Digital Amnesia and the Demise of a Learning Community

lcj 18 coverJon Mason

LCJ: Special Edition: Narrative Inquiry, 18, pp. 30-39.
http://doi.org/10.18793/LCJ2015.18.04

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Citation
Mason, J. (2015). Digital Amnesia and the Demise of a Learning Community. Learning Communities: International Journal of Learning in Social Contexts [Special Issue: Narrative Inquiry], 18, 30-39. DOI: http://doi.org/10.18793/LCJ2015.18.04.

 

Abstract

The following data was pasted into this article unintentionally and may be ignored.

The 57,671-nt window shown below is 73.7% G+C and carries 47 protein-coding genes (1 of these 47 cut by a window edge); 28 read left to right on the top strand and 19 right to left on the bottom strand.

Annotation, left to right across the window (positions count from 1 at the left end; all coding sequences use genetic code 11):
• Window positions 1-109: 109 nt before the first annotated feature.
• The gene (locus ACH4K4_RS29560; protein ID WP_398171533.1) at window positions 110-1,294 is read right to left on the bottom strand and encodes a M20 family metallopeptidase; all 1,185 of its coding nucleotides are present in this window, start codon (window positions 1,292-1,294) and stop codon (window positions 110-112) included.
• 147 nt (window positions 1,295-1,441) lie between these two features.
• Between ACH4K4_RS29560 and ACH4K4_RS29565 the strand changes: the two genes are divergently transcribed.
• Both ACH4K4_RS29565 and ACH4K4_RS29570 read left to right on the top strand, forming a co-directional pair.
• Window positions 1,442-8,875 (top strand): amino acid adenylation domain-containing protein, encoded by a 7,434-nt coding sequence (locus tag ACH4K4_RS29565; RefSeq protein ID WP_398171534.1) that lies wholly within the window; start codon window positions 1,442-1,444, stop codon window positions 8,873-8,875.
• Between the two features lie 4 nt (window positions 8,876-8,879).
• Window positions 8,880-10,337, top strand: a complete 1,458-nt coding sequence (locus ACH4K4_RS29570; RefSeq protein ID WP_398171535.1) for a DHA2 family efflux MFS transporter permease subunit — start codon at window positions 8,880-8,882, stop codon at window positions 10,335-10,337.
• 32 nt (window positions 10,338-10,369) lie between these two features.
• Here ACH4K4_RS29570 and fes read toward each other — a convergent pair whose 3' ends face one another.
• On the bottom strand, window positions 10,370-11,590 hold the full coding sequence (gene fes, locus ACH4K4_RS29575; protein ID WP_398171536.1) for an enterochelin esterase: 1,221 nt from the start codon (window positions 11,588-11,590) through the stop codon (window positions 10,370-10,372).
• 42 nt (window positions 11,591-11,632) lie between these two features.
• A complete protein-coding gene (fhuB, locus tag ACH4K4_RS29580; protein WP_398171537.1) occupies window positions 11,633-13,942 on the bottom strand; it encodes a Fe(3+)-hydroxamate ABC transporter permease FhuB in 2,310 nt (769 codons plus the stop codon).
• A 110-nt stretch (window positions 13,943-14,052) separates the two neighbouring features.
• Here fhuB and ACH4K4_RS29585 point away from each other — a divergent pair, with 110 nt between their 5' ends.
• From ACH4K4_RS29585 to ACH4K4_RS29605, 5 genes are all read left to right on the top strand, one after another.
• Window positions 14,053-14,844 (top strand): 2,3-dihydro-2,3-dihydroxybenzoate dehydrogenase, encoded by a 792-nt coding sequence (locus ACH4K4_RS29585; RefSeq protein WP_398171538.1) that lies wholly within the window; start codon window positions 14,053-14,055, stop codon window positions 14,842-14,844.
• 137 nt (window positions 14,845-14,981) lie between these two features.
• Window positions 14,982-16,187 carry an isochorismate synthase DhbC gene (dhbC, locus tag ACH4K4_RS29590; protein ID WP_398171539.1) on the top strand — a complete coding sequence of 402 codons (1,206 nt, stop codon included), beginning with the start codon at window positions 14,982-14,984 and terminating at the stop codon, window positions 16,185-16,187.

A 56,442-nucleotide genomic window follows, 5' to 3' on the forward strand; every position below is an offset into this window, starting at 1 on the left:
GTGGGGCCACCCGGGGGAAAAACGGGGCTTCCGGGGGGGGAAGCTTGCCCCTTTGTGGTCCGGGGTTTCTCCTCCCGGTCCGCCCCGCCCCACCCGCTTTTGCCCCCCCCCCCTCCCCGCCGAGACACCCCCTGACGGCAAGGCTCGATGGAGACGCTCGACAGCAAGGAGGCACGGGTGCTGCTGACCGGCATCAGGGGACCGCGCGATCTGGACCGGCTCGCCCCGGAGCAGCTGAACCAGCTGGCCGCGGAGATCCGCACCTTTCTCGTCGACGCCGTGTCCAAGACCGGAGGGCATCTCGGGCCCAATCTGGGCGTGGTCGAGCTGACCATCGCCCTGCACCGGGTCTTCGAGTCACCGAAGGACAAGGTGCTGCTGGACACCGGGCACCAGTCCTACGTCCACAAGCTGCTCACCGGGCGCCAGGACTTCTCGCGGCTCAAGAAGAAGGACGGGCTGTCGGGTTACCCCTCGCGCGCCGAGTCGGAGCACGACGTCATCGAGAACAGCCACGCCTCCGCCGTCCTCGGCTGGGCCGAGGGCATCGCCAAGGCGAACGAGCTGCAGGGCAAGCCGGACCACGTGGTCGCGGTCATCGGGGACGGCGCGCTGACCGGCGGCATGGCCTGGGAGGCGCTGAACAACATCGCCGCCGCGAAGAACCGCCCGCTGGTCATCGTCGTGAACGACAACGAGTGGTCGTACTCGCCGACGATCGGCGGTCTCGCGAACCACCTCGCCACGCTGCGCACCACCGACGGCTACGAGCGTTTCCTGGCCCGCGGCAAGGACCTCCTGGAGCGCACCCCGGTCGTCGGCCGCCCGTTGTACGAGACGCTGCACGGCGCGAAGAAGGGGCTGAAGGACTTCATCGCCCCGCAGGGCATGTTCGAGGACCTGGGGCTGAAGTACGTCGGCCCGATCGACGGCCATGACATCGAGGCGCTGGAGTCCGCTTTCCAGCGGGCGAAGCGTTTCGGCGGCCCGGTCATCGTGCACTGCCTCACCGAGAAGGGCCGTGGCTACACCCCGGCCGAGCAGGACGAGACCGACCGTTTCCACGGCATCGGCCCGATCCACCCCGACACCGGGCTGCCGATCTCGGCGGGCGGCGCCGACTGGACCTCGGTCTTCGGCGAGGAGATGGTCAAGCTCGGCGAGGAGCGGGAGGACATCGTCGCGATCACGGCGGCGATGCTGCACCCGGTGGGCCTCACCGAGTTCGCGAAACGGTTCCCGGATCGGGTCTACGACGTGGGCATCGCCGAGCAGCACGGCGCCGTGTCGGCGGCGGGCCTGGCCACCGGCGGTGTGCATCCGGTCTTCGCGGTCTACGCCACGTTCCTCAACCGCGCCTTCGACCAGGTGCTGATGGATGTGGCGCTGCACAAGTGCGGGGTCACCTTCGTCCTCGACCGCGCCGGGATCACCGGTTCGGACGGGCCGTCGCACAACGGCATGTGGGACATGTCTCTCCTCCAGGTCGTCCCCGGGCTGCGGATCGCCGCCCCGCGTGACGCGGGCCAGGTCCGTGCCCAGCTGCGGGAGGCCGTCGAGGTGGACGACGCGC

Through presentation of a personal account of the emergence of Education Network Australia (EdNA) in 1995 through to its eventual demise some 15 years later this article uses narrative inquiry to reflect upon a number of critical issues regarding the sustainability of learning communities and of the digital infrastructure that is developed to support them. ‘Digital amnesia’ is introduced as a construct to describe practices that ultimately led to the disappearance of digital content and services associated with Internet domains associated with EdNA – and hence the learning community associated with it. EdNA’s demise is described as in terms of squandering social and community capital. The formation of a new entity and services intended to fill the service vacuum has shown little evidence of a sustainable approach or an understanding of the affordances of digital technology, particularly with regards to information stewardship. A number of lingering questions are teased out from the narrative and together represent a challenge for further inquiry.

 

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